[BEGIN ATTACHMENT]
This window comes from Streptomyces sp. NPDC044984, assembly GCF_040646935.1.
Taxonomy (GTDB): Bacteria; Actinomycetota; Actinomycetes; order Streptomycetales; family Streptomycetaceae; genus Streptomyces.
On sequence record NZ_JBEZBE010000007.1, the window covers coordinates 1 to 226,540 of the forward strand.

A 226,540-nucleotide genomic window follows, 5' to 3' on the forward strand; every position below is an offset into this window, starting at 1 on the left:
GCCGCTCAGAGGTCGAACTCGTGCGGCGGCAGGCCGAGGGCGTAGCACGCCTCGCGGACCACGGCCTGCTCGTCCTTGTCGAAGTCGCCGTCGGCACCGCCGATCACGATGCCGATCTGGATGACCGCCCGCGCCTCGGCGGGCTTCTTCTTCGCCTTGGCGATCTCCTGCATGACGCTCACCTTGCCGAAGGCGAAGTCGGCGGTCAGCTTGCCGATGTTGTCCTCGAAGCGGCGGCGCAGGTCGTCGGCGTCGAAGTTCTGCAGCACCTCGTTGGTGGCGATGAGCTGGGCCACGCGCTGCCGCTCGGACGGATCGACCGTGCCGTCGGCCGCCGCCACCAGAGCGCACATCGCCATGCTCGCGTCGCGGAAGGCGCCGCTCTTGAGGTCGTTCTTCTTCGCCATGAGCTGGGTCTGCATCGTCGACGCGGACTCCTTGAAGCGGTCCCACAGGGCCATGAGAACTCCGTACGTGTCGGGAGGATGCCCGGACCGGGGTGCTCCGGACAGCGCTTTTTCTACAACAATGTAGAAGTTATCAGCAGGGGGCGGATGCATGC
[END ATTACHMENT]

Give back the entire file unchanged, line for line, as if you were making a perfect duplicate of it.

This window comes from Streptomyces sp. NPDC044984, assembly GCF_040646935.1.
Taxonomy (GTDB): Bacteria; Actinomycetota; Actinomycetes; order Streptomycetales; family Streptomycetaceae; genus Streptomyces.
On sequence record NZ_JBEZBE010000007.1, the window covers coordinates 1 to 226,540 of the forward strand.

A 226,540-nucleotide genomic window follows, 5' to 3' on the forward strand; every position below is an offset into this window, starting at 1 on the left:
GCCGCTCAGAGGTCGAACTCGTGCGGCGGCAGGCCGAGGGCGTAGCACGCCTCGCGGACCACGGCCTGCTCGTCCTTGTCGAAGTCGCCGTCGGCACCGCCGATCACGATGCCGATCTGGATGACCGCCCGCGCCTCGGCGGGCTTCTTCTTCGCCTTGGCGATCTCCTGCATGACGCTCACCTTGCCGAAGGCGAAGTCGGCGGTCAGCTTGCCGATGTTGTCCTCGAAGCGGCGGCGCAGGTCGTCGGCGTCGAAGTTCTGCAGCACCTCGTTGGTGGCGATGAGCTGGGCCACGCGCTGCCGCTCGGACGGATCGACCGTGCCGTCGGCCGCCGCCACCAGAGCGCACATCGCCATGCTCGCGTCGCGGAAGGCGCCGCTCTTGAGGTCGTTCTTCTTCGCCATGAGCTGGGTCTGCATCGTCGACGCGGACTCCTTGAAGCGGTCCCACAGGGCCATGAGAACTCCGTACGTGTCGGGAGGATGCCCGGACCGGGGTGCTCCGGACAGCGCTTTTTCTACAACAATGTAGAAGTTATCAGCAGGGGGCGGATGCATGC